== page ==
Learnings & Insights from Serial Entrepreneur & Investor Kanwal Rekhi’s Journey

By Team YS|13th Jan 2012
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It is not very often that you get to spend a whole lot of time with iconic entrepreneurs unless you are in a group at a conference or in a working meeting with them, as they are always hustling and gunning for the next point.Recently TiE Mumbai hosted an exclusive business builder breakfast session with Mr. Kanwal Rekhi - a serial entrepreneur, an iconic investor and the co-founder of the global TiE Network. Over 70 entrepreneurs turned up for the 2 hour session. Fortunately for me, Mr.Kanwal had a flight to catch a little after lunch, and I, along with three others, volunteered to 'hang out' with him and drop him at the airport.

This is what I call plain luck, when you get to spend a few hours over lunch with a 66 year old genius and learn some great insights and get some personal mentoring.

I believe in sharing knowledge and have put together some excerpts from our conversation with Mr. Rekhi. (With a belief that my perception and understanding has not skewed too far):

Entrepreneurship and Getting Started:

The entrepreneurial gene is randomly distributed. It doesn’t matter if your parents are entrepreneurs or not, or which background you come from.

Only 6% of start-ups in the USA get funded. Only 2 % of the USA population succeeds in entrepreneurship. For example, in India it is 1-2%, and in Nigeria the number is 10%. In Japan, the word entrepreneur is almost synonymous with a cheat.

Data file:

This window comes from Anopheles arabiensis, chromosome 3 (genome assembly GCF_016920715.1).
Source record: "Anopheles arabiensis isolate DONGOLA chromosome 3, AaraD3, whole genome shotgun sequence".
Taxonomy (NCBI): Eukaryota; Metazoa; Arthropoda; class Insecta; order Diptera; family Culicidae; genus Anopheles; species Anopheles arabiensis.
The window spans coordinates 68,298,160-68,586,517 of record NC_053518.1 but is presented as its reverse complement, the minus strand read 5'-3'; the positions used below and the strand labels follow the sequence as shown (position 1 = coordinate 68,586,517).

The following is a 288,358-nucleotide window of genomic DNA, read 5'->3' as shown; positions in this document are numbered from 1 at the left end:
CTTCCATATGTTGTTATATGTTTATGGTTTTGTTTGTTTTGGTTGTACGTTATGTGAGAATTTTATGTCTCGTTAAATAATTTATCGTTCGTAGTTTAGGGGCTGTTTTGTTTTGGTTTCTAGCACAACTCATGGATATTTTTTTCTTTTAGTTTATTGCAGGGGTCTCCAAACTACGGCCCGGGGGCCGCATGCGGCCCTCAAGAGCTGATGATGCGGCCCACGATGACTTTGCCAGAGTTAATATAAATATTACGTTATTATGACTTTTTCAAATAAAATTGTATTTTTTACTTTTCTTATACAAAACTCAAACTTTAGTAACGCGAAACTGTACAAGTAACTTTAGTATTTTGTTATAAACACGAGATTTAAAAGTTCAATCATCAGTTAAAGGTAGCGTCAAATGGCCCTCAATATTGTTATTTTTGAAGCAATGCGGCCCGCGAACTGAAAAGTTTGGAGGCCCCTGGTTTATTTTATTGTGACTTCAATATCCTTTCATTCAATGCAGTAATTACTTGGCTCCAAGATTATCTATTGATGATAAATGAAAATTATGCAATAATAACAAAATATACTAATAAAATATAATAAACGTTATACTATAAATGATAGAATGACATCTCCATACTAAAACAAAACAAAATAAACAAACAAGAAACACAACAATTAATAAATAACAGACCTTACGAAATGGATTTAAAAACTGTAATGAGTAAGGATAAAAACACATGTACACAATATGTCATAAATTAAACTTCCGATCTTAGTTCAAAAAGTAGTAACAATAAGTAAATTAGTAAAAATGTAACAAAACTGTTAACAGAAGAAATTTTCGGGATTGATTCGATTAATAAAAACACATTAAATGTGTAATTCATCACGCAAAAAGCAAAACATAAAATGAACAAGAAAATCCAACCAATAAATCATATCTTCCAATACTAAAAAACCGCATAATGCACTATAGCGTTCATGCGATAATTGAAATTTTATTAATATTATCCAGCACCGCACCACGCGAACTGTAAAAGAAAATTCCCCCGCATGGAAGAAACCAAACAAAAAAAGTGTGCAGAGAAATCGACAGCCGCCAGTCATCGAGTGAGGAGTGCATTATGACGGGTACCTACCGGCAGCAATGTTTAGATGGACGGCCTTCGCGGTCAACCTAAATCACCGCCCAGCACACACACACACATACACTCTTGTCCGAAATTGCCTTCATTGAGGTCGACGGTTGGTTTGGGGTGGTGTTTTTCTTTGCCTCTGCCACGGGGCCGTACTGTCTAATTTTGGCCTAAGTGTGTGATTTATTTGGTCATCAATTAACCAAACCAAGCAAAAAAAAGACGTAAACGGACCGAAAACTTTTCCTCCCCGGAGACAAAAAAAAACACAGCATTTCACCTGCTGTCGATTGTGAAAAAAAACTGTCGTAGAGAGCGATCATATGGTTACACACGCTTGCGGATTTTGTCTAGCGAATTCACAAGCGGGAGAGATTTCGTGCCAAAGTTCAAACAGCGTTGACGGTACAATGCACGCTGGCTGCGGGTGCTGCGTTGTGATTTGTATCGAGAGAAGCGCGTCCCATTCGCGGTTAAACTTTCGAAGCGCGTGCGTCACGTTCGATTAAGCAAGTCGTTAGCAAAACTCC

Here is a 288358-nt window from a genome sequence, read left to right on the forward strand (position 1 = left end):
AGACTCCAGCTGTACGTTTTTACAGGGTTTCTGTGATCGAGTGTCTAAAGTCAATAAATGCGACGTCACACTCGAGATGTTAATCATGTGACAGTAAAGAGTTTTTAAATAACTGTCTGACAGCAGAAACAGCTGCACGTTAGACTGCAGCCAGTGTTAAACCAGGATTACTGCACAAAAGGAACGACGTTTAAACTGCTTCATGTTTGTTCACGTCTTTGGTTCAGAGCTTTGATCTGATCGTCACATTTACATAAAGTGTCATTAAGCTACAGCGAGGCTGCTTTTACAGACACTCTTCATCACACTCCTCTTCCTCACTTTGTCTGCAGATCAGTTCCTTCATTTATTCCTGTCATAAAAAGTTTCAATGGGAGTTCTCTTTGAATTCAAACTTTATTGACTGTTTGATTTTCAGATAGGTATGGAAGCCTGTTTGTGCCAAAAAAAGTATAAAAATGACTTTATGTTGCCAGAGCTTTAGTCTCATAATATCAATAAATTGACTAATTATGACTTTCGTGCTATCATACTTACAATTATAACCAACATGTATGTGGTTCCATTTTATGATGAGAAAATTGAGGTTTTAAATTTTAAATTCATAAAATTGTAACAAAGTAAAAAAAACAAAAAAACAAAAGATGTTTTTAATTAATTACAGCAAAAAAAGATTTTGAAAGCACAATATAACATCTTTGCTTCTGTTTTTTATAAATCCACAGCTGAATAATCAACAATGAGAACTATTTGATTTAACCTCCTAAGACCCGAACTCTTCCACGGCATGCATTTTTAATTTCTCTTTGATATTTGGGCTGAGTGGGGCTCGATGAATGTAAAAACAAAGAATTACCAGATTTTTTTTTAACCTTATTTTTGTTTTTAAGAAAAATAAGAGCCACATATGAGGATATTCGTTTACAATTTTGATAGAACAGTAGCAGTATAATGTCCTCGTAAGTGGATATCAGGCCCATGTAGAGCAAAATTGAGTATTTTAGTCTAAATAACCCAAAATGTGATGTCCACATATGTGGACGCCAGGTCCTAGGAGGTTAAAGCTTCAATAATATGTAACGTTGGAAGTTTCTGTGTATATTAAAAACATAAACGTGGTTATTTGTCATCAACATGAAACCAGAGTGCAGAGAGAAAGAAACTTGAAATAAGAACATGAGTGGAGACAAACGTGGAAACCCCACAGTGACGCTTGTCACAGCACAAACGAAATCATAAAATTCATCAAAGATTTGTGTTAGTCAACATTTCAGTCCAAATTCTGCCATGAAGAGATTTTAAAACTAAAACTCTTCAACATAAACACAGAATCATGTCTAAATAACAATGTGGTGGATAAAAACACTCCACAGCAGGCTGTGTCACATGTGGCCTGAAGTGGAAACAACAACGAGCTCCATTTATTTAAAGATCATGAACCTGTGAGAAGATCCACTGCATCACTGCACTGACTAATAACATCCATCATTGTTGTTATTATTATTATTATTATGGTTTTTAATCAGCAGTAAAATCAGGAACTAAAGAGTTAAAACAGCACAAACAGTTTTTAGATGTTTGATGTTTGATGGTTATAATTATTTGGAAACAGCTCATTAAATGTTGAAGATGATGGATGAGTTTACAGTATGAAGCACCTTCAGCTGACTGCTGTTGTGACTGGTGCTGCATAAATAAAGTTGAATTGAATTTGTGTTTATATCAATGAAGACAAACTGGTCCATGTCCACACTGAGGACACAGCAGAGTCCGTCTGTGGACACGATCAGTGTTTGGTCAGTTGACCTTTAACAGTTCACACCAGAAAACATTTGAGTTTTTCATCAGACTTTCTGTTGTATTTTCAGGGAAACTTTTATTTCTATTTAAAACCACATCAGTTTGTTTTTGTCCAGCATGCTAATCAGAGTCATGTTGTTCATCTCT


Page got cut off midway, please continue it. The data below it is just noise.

You have to give yourself a chance because nobody else will. I became an entrepreneur because I met somebody I knew and I thought, "Why can’t I be the one?"

There were these lines form the song Mera Juta Hai Japani (that articulated this well) – it represents the entrepreneurial spirit very well:

Nikal Pade Hai Khulli Sadak Par Apna Seena Taane

Manzil Kahan, Kahan Rukna Hai,Uparwala Jaane

Badte Jaayen Hum Sailani, Jaise Ek Dariya Toofani

The biggest motivator for a human being is not the reward, it is fear. The fear of getting left behind and not getting in, is more motivating. The young kid who sells books on the road knows math much more than the kid who goes to school- he has the fear of losing out in life as against not scoring the best marks.

Keep yourself out of the comfort zone- that’s what entrepreneurship is about.

(From several transformations in his life): If you're good at what you do, you will go up quickly. It is like going up the hill. Once you are on top of the hill, the next step is always to come down. You can sit there and stagnate but, to climb up the next hill you have to come down first.

(FYI: Mr. Kanwal went from being an entrepreneur to an angel investor to starting a venture fund and now an active mentor. He transitioned from hardware to software)

Upar-Neeche Neeche-Upar Leher Chale Jeevan Ki

Nadaan Hai Jo Baith Kinare, Pooche Raah Watan Ki

Chalna Jeevan Ki Kahaani, Rukna Maut Ki Nishaani

On 'Me Too' Business Models:

Indian's do well because they are brought up in a competitive society.

You can choose to be like gorillas (heavyweights), chimpanzees (specialist in a particular geographies) or monkeys (who do survive, but on peanuts). For e.g. in the automobiles sector- General Motors are Gorillas, Porsche and Volvo are Chimpanzees- specialists in a particular type, and we know many monkeys around.